MIAMI BEACH, Fla. – Carlos López Estrada credits the time he spent in Miami with influencing his career as a filmmaker. Born in Mexico, his debut film “Blindspotting,” premiered opening night at Sundance 2018 and then sold to major distribution house Lionsgate for a theatrical release.
On Friday, his very unusual and very original movie, “Summertime,” opened in Miami at O Cinema South Beach. The film is a spoken word poetry musical set in Los Angeles, which follows the lives of 27 people who intersect over the course of a single day.
Estrada moved to the United States from Mexico with his family when he was 12. He attended Immaculata-LaSalle High School in Coconut Grove and then went to Westminster in Miami.
“In Miami, I discovered art, taking painting classes, being involved in drama and music, so I feel like because of those experiences when it was time for me to make the decision about what I wanted to dedicate my next four years of college and what I was going to do with my life, film kind of combined it all,” Estrada says.
Then it was off to Chapman University in Orange County, California, to study film. He never left Southern California.
Los Angeles plays like a character in “Summertime” a la Damien Chazelle’s 2016 movie “La La Land.” In fact, there’s an homage to the movie with a 30-person dance sequence in the midst of “Summertime.”
Estrada happened upon the idea for his new film. He was taken to a showcase where there were 30 students reciting poetry in Koreatown. “I listened for about two hours and I was so moved by the experience, I came back two days later trying to figure out how to collaborate and adapt it into a movie project.”
Everyone who stars in “Summertime” came out of aa non-profit program called, Get Lit – Words Ignite. The program is meant to increase teen literacy.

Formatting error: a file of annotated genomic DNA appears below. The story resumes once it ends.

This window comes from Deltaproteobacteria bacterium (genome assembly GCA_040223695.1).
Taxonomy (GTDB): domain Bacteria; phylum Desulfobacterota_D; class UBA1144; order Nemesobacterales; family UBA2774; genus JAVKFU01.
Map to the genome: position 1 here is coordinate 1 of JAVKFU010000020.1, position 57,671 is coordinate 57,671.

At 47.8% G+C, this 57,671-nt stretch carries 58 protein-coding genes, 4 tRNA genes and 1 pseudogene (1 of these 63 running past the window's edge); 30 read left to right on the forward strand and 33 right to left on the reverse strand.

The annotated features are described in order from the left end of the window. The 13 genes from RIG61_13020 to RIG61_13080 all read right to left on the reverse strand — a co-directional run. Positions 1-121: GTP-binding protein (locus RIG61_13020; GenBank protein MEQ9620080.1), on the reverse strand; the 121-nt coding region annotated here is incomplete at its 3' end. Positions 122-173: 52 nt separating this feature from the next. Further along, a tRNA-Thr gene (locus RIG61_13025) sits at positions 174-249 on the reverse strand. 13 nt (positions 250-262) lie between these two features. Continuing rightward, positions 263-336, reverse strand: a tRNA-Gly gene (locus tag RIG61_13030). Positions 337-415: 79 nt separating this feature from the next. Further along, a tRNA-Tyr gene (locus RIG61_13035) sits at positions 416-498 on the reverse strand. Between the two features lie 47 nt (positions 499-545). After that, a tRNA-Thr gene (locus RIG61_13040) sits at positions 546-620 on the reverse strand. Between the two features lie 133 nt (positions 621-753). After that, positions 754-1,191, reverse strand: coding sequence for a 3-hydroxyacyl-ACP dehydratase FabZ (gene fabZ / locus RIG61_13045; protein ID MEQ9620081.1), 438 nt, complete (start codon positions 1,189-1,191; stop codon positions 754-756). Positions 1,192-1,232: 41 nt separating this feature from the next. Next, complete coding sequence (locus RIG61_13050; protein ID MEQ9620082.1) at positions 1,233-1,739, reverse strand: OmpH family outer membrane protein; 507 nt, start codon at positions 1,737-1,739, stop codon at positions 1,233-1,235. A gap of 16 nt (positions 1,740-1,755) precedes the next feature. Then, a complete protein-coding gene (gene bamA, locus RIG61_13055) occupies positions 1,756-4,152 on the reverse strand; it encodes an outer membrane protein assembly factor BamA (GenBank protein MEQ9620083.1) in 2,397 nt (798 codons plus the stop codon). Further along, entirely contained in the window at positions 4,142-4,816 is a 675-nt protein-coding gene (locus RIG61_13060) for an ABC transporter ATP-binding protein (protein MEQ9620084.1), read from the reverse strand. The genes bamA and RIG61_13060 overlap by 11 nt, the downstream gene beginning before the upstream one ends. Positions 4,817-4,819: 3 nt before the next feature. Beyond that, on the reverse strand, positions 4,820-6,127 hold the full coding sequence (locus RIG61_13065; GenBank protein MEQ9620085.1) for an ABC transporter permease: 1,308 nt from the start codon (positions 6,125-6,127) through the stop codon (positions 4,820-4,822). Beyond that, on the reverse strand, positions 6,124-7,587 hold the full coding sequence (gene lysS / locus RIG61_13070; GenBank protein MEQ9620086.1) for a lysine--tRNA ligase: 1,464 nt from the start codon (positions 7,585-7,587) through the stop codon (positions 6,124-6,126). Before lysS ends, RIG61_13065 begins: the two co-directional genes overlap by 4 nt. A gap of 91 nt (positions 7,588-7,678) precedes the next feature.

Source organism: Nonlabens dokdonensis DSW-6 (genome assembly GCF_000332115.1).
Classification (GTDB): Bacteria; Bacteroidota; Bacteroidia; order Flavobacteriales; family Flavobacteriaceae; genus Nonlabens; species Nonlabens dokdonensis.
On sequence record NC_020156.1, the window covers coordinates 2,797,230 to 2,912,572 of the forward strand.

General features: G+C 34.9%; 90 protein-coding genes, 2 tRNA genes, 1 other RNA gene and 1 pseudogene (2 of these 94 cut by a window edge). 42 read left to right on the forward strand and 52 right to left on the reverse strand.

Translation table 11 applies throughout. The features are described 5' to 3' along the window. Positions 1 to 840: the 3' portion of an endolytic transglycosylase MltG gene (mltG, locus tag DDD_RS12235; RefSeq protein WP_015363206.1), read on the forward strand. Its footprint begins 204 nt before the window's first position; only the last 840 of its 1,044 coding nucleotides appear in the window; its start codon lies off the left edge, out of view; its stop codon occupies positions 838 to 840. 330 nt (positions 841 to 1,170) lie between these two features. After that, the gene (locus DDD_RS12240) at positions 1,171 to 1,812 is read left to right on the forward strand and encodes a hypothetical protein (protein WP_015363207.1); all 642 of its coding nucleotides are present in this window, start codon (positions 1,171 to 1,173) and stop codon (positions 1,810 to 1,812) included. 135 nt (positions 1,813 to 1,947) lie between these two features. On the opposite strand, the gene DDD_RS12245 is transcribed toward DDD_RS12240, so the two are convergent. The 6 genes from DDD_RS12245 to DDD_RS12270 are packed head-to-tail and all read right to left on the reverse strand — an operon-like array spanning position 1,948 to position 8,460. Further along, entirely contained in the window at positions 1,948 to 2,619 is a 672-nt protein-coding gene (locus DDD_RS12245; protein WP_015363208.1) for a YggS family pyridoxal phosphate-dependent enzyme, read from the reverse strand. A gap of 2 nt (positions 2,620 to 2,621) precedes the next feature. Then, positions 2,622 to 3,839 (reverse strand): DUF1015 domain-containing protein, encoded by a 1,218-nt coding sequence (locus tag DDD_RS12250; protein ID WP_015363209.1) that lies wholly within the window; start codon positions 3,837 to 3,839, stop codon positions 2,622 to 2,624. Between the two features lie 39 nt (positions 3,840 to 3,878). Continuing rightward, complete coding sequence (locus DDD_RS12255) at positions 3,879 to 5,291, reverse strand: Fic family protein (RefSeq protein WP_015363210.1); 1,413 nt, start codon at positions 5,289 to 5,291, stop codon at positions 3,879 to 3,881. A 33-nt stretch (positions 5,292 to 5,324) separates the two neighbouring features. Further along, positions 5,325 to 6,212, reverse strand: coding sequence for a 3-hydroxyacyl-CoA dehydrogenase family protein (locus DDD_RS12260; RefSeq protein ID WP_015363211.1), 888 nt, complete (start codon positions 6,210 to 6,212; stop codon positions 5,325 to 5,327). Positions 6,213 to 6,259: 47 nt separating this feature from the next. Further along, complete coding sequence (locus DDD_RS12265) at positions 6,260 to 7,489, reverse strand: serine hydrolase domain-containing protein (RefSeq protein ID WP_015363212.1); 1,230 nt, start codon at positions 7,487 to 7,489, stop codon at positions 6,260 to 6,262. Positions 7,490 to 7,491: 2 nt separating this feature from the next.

“They work with a bunch of different high schools in L.A.,” Estrada says.
“Summertime” was developed with 27 of the youth poets, ranging in age from 17 to 26, all serving as co-writers and all of whom star in the film.
“We met every day for two-and-a half months, sometimes in a big group and sometimes in smaller groups. We workshopped every single day. We started with a group of poems and then we arranged them in a map of the city — what would take place where. It was this geographical path that the movie was going to follow. Then we found the connective tissue that would bring all of this together,” he says.
There’s Tyris Winter, a Black queer teen idol, and his quest throughout the film for a cheeseburger and Mila Cuda’s reaction to homophobia on a transit bus. And there are so many more. But the standout of the film is Marquesha Babers whose powerful spoken word “You Said,” which comes near the end of the movie, is full of gut-wrenching heart and soul.
Estrada calls the movie “very earnest.” He admits its unorthodox style may not be to everyone’s liking. “But the people who connect with it, or who are affected by it, will be affected by it on a very profound level.”
He says that’s what happened to him when he first saw the poets perform. “I was moved and changed and if I can offer that experience for one other person, that would be a successful run of this film for me.”
(The movie is rated R and has a running time of 95 minutes.)